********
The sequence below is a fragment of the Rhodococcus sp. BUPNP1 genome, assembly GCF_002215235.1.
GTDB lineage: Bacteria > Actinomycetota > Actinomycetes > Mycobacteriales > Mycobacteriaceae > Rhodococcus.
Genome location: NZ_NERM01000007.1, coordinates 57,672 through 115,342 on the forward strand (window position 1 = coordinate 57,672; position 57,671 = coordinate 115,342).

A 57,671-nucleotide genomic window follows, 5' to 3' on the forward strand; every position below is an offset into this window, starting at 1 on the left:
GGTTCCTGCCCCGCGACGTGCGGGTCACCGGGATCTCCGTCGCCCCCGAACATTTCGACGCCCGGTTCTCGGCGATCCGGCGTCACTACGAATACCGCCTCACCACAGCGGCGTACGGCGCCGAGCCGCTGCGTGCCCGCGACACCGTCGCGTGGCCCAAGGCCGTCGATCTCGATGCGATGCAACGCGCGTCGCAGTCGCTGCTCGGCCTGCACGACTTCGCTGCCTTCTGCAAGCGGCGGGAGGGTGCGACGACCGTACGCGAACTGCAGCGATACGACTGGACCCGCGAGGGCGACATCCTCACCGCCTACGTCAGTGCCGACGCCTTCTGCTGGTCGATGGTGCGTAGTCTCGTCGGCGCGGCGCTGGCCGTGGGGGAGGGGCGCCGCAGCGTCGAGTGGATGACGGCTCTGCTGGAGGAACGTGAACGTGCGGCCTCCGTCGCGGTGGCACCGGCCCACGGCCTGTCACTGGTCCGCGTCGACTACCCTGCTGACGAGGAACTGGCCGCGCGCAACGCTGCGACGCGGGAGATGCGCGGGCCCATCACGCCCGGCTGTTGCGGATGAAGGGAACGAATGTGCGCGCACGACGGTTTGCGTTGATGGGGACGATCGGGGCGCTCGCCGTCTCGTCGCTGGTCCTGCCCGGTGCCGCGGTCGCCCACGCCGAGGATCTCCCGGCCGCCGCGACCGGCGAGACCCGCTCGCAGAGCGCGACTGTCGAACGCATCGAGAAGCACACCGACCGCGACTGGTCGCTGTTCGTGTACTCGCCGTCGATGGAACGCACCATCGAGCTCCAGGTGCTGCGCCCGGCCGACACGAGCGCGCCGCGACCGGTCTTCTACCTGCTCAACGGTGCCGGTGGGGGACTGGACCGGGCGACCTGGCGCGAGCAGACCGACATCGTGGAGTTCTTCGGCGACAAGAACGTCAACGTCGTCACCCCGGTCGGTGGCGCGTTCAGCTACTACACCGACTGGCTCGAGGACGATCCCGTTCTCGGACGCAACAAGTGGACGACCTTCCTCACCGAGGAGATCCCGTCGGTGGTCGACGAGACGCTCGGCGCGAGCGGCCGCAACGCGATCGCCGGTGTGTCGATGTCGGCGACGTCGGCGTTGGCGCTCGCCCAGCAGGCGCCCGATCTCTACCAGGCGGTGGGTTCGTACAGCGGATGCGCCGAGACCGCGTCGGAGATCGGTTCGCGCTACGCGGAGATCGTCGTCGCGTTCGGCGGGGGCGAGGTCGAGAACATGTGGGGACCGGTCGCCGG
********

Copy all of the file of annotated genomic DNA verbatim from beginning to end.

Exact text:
The sequence below is a fragment of the Rhodococcus sp. BUPNP1 genome, assembly GCF_002215235.1.
GTDB lineage: Bacteria > Actinomycetota > Actinomycetes > Mycobacteriales > Mycobacteriaceae > Rhodococcus.
Genome location: NZ_NERM01000007.1, coordinates 57,672 through 115,342 on the forward strand (window position 1 = coordinate 57,672; position 57,671 = coordinate 115,342).

A 57,671-nucleotide genomic window follows, 5' to 3' on the forward strand; every position below is an offset into this window, starting at 1 on the left:
GGTTCCTGCCCCGCGACGTGCGGGTCACCGGGATCTCCGTCGCCCCCGAACATTTCGACGCCCGGTTCTCGGCGATCCGGCGTCACTACGAATACCGCCTCACCACAGCGGCGTACGGCGCCGAGCCGCTGCGTGCCCGCGACACCGTCGCGTGGCCCAAGGCCGTCGATCTCGATGCGATGCAACGCGCGTCGCAGTCGCTGCTCGGCCTGCACGACTTCGCTGCCTTCTGCAAGCGGCGGGAGGGTGCGACGACCGTACGCGAACTGCAGCGATACGACTGGACCCGCGAGGGCGACATCCTCACCGCCTACGTCAGTGCCGACGCCTTCTGCTGGTCGATGGTGCGTAGTCTCGTCGGCGCGGCGCTGGCCGTGGGGGAGGGGCGCCGCAGCGTCGAGTGGATGACGGCTCTGCTGGAGGAACGTGAACGTGCGGCCTCCGTCGCGGTGGCACCGGCCCACGGCCTGTCACTGGTCCGCGTCGACTACCCTGCTGACGAGGAACTGGCCGCGCGCAACGCTGCGACGCGGGAGATGCGCGGGCCCATCACGCCCGGCTGTTGCGGATGAAGGGAACGAATGTGCGCGCACGACGGTTTGCGTTGATGGGGACGATCGGGGCGCTCGCCGTCTCGTCGCTGGTCCTGCCCGGTGCCGCGGTCGCCCACGCCGAGGATCTCCCGGCCGCCGCGACCGGCGAGACCCGCTCGCAGAGCGCGACTGTCGAACGCATCGAGAAGCACACCGACCGCGACTGGTCGCTGTTCGTGTACTCGCCGTCGATGGAACGCACCATCGAGCTCCAGGTGCTGCGCCCGGCCGACACGAGCGCGCCGCGACCGGTCTTCTACCTGCTCAACGGTGCCGGTGGGGGACTGGACCGGGCGACCTGGCGCGAGCAGACCGACATCGTGGAGTTCTTCGGCGACAAGAACGTCAACGTCGTCACCCCGGTCGGTGGCGCGTTCAGCTACTACACCGACTGGCTCGAGGACGATCCCGTTCTCGGACGCAACAAGTGGACGACCTTCCTCACCGAGGAGATCCCGTCGGTGGTCGACGAGACGCTCGGCGCGAGCGGCCGCAACGCGATCGCCGGTGTGTCGATGTCGGCGACGTCGGCGTTGGCGCTCGCCCAGCAGGCGCCCGATCTCTACCAGGCGGTGGGTTCGTACAGCGGATGCGCCGAGACCGCGTCGGAGATCGGTTCGCGCTACGCGGAGATCGTCGTCGCGTTCGGCGGGGGCGAGGTCGAGAACATGTGGGGACCGGTCGCCGG